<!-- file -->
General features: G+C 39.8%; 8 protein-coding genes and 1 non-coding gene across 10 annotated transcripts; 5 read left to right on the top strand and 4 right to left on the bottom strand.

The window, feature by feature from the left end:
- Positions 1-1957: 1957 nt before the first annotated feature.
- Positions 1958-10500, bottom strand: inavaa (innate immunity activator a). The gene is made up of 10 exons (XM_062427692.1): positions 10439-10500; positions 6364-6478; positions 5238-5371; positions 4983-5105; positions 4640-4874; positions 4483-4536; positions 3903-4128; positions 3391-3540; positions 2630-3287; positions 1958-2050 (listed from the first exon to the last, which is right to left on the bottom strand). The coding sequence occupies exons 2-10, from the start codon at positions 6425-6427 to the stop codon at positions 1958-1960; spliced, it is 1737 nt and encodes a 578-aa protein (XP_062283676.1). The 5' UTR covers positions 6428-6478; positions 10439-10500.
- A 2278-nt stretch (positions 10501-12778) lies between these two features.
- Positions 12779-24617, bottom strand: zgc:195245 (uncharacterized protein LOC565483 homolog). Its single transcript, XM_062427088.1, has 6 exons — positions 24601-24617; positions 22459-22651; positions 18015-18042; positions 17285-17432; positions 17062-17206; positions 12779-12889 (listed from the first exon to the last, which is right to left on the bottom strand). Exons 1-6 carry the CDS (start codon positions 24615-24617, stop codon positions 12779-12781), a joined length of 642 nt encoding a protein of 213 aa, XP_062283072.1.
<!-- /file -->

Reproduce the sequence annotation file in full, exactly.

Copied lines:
General features: G+C 39.8%; 8 protein-coding genes and 1 non-coding gene across 10 annotated transcripts; 5 read left to right on the top strand and 4 right to left on the bottom strand.

The window, feature by feature from the left end:
- Positions 1-1957: 1957 nt before the first annotated feature.
- Positions 1958-10500, bottom strand: inavaa (innate immunity activator a). The gene is made up of 10 exons (XM_062427692.1): positions 10439-10500; positions 6364-6478; positions 5238-5371; positions 4983-5105; positions 4640-4874; positions 4483-4536; positions 3903-4128; positions 3391-3540; positions 2630-3287; positions 1958-2050 (listed from the first exon to the last, which is right to left on the bottom strand). The coding sequence occupies exons 2-10, from the start codon at positions 6425-6427 to the stop codon at positions 1958-1960; spliced, it is 1737 nt and encodes a 578-aa protein (XP_062283676.1). The 5' UTR covers positions 6428-6478; positions 10439-10500.
- A 2278-nt stretch (positions 10501-12778) lies between these two features.
- Positions 12779-24617, bottom strand: zgc:195245 (uncharacterized protein LOC565483 homolog). Its single transcript, XM_062427088.1, has 6 exons — positions 24601-24617; positions 22459-22651; positions 18015-18042; positions 17285-17432; positions 17062-17206; positions 12779-12889 (listed from the first exon to the last, which is right to left on the bottom strand). Exons 1-6 carry the CDS (start codon positions 24615-24617, stop codon positions 12779-12781), a joined length of 642 nt encoding a protein of 213 aa, XP_062283072.1.